In 2016, a reintroduction and rewilding project known as Rewilding iSimangaliso for cheetahs is going on in iSimangaliso situated in KwaZulu-Natal province, including lions and Cape wild dogs, which were first introduced in late 2013.[61][62] The 15 collared resident cheetahs in uMkhuze Game Reserve are seen by visitors during game drives.[49]


In May 2017, two male and two female cheetahs were imported from South Africa and reintroduced to Liwonde National Park.[63][64]


Since 1989, only a few cheetahs had been recorded at the Lower Zambezi National Park, despite the area being apparently suitable habitat for cheetahs. Chiawa Camp, in association with National Parks and Wildlife and Japan Aid, approached the Cheetah Conservation Fund for a study group to assess the suitability of Lower Zambezi. In October 1994, reintroduction attempts were made with three cheetahs to the Lower Zambezi. However, the reintroduction project had been unsuccessful, as two of them were killed by traps; one survivor remained for three years alone. Further plans exist to reintroduce the cheetah to the Lower Zambezi.[65]

Outside Africa[edit]

Two captive cheetahs in Nehru Zoological Park, India. The Asiatic cheetah, which used to inhabit India, is extinct there.[66]

Asiatic cheetahs had existed in India for thousands of years, but as a result of hunting and other disastrous causes, they have disappeared there, with the last known Indian cheetah having been spotted in 1951.[66] The critically endangered species currently lives in Iran, as the country itself is unwilling to give their cheetahs to India. A captive propagation project has been proposed. Minister of Environment and Forests Jairam Ramesh told the Rajya Sabha on 7 July 2009, "The cheetah is the only animal that has been described extinct in India in the last 100 years. We have to get them from abroad to repopulate the species." He was responding to a call for attention from Rajiv Pratap Rudy of the Bharatiya Janata Party (BJP). "The plan to bring back the cheetah, which fell to indiscriminate hunting and complex factors like a fragile breeding pattern is audacious given the problems besetting tiger conservation." Two naturalists, Divya Bhanusinh and MK Ranjit Singh, suggested importing cheetahs from Namibia, after which they will be bred in captivity and, in time, released in the wild.[67]

Multiple suitable potential sites from the Indian states of Gujarat, Madhya Pradesh, and Rajasthan which consisted of forests, grasslands, savannahs, and deserts were chosen for the cheetah reintroduction project in India, such as Banni Grasslands Reserve, Desert National Park, Kuno National Park and Gajner Wildlife Sanctuary. They are also known to be where the Asiatic cheetahs and other native animals coexisted for several years until they had recently gone extinct from the region. Nauradehi Wildlife Sanctuary was chosen as the most suitable site for reintroduced Namibian cheetahs.[68][69]

However, the plan to introduce this subspecies to India has been suspended in 2012, after discovering the distinctness between the cheetahs from Asia and Africa, having been separated between 32,000 and 67,000 years ago.[70][71]

In 2020, the Supreme Court of India ruled that African cheetahs, a different subspecies, could be brought into the country at a "carefully chosen location" on an experimental basis.[72]

In 2022, India received eight cheetahs from Namibia last year and they were released in Kuno National Park in Madhya Pradesh state.[72]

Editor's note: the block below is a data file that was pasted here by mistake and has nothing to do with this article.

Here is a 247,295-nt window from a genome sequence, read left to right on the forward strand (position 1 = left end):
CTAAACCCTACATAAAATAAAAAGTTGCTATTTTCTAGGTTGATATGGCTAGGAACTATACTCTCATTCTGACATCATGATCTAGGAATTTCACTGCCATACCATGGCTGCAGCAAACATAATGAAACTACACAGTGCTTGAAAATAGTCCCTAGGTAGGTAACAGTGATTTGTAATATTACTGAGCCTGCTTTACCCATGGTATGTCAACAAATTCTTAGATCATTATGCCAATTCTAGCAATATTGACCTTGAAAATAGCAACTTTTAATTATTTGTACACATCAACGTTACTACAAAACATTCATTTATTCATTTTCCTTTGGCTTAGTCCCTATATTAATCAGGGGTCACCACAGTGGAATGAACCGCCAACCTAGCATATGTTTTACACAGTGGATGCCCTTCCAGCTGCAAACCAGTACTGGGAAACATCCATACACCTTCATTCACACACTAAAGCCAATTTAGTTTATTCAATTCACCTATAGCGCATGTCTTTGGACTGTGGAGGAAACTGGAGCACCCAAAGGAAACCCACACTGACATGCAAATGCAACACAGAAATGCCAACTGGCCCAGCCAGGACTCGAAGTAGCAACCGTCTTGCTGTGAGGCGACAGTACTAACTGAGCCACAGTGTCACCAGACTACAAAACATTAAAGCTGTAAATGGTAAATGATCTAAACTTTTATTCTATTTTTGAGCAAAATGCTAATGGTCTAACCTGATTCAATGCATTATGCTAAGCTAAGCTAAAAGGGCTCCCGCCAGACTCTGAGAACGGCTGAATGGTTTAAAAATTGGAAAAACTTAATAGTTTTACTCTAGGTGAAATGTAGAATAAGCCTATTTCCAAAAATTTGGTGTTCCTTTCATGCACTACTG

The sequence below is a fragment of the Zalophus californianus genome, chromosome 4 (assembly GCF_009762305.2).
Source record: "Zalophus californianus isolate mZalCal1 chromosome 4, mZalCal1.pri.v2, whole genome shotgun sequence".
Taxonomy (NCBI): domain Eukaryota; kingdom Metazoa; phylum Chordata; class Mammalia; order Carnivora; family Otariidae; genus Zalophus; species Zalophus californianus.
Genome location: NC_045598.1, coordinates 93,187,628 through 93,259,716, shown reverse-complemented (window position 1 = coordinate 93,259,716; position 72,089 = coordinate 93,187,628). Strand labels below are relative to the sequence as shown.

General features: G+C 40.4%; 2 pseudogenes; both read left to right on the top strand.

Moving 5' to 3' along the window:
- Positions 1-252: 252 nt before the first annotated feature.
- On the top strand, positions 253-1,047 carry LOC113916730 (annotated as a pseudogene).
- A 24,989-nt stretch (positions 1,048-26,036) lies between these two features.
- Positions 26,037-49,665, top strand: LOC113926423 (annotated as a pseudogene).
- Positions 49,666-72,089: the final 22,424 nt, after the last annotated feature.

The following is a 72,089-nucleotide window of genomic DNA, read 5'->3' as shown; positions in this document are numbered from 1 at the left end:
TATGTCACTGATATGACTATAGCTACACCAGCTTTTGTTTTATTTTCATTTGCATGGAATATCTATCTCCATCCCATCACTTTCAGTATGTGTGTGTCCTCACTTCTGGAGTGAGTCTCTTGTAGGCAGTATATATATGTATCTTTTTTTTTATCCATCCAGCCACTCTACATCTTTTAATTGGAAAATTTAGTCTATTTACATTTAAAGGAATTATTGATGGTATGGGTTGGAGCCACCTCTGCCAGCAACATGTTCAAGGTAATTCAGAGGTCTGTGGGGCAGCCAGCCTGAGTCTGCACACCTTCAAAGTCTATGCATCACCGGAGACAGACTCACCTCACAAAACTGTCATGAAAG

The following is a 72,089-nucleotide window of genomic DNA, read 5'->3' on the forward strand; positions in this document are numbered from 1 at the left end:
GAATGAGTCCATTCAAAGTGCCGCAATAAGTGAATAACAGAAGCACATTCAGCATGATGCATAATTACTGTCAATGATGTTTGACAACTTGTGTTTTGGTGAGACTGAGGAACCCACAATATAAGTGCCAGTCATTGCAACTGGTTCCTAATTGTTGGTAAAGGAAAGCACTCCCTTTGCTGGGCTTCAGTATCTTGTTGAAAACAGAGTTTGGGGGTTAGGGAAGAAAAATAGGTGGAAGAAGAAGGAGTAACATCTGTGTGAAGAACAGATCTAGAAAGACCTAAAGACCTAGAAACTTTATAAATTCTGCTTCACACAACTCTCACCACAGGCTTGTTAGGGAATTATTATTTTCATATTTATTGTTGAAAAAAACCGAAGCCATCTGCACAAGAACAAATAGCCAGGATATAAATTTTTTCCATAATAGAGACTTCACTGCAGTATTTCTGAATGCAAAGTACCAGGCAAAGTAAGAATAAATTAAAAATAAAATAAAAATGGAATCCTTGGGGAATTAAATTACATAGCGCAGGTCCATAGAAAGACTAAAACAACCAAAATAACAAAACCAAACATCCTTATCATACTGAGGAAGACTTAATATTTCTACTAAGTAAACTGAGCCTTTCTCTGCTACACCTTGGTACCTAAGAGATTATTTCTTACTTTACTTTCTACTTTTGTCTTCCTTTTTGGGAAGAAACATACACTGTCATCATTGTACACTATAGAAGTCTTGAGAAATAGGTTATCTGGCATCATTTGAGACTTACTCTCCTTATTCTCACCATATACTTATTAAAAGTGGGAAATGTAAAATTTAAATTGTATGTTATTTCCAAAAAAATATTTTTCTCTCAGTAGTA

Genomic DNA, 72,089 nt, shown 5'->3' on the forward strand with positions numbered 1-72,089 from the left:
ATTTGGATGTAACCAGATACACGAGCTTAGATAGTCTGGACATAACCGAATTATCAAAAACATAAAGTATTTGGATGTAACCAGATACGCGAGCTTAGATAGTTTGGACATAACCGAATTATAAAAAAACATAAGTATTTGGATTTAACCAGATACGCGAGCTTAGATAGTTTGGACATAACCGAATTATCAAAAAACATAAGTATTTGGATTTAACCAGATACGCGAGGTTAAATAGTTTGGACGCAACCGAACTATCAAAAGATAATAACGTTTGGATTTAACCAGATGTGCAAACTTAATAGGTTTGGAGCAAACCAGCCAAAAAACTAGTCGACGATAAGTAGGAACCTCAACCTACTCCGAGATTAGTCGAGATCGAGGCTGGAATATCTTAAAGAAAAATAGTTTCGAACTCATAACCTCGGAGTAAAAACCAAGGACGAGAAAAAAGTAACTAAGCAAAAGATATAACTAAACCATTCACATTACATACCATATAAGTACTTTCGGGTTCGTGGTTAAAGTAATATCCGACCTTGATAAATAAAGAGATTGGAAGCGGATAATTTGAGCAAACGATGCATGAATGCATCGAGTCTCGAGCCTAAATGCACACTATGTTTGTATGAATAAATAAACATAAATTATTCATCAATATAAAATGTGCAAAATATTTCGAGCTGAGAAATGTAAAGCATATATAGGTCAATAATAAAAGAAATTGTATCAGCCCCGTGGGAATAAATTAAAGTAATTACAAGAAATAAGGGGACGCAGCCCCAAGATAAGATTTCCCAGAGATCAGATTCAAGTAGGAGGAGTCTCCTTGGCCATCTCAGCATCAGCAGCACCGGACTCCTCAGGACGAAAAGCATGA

In 2023, South Africa signed an agreement with India to introduce 12 African cheetahs to India each year over the next decade.[72]

In captivity[edit]

A cheetah in Cincinnati Zoo and Botanical Garden, Ohio, United States
Cheetahs and other captive animals are able to live in cold climate, as demonstrated by these cheetahs at Tiergarten Schönbrunn, Austria

Cheetahs are known to be difficult to breed in captivity because of their social behaviors and breeding problems. The cub mortality in captivity and in the wild is high at about 50%. On average, 30% of all captive-bred cubs born in captivity may die within a month.[39]

The Southern cheetah is the most widespread subspecies breeding in captivity around the world, while Sudanese cheetahs are found only in a few European and Middle Eastern zoos and wildlife centers. The subspecies is found in various zoos worldwide in America, Africa, Eurasia, and Australia.

Several zoos, facilities, breeding centers, and wildlife parks part of the American (Species Survival Plan, Association of Zoos and Aquariums) and Eurasian (European Endangered Species Programme, European Association of Zoos and Aquaria) captive-breeding programs have been successfully increasing populations of cheetahs, such as White Oak Conservation from Yulee, Florida, the Wildlife Safari from Winston, Oregon, that bred more than 178 cheetahs and the De Wildt Cheetah and Wildlife Centre from South Africa where hundreds of cheetah cubs have been born. The Fota Wildlife Park from Ireland is also known for successfully breeding cheetahs in captivity right before starting a captive-breeding project with the Northeast African cheetah.


In popular culture[edit]

  • The book How It Was with Dooms tells the true story of a family raising an orphaned East African cheetah cub named Duma (the Swahili word for cheetah) in Kenya. The films Cheetah (1989) and Duma (2005) were both loosely based on this book. However, Duma takes place in South Africa instead of Kenya. The cheetahs that starred in the film were South African cheetahs from the Kragga Kamma Game Park of the Eastern Cape province. In November 2011, one of the five adult cheetahs that starred in the film had died from an unusual kidney failure.
  • The Toyota Free State Cheetahs, founded in 1895, is a South African rugby union team that participates in the annual Currie Cup tournament. They have a cheetah running at high speed as their emblem.
  • The Cheetahs are another South African rugby union team from Bloemfontein founded in 2005 that have a running cheetah as their emblem.

See also[edit]


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External links[edit]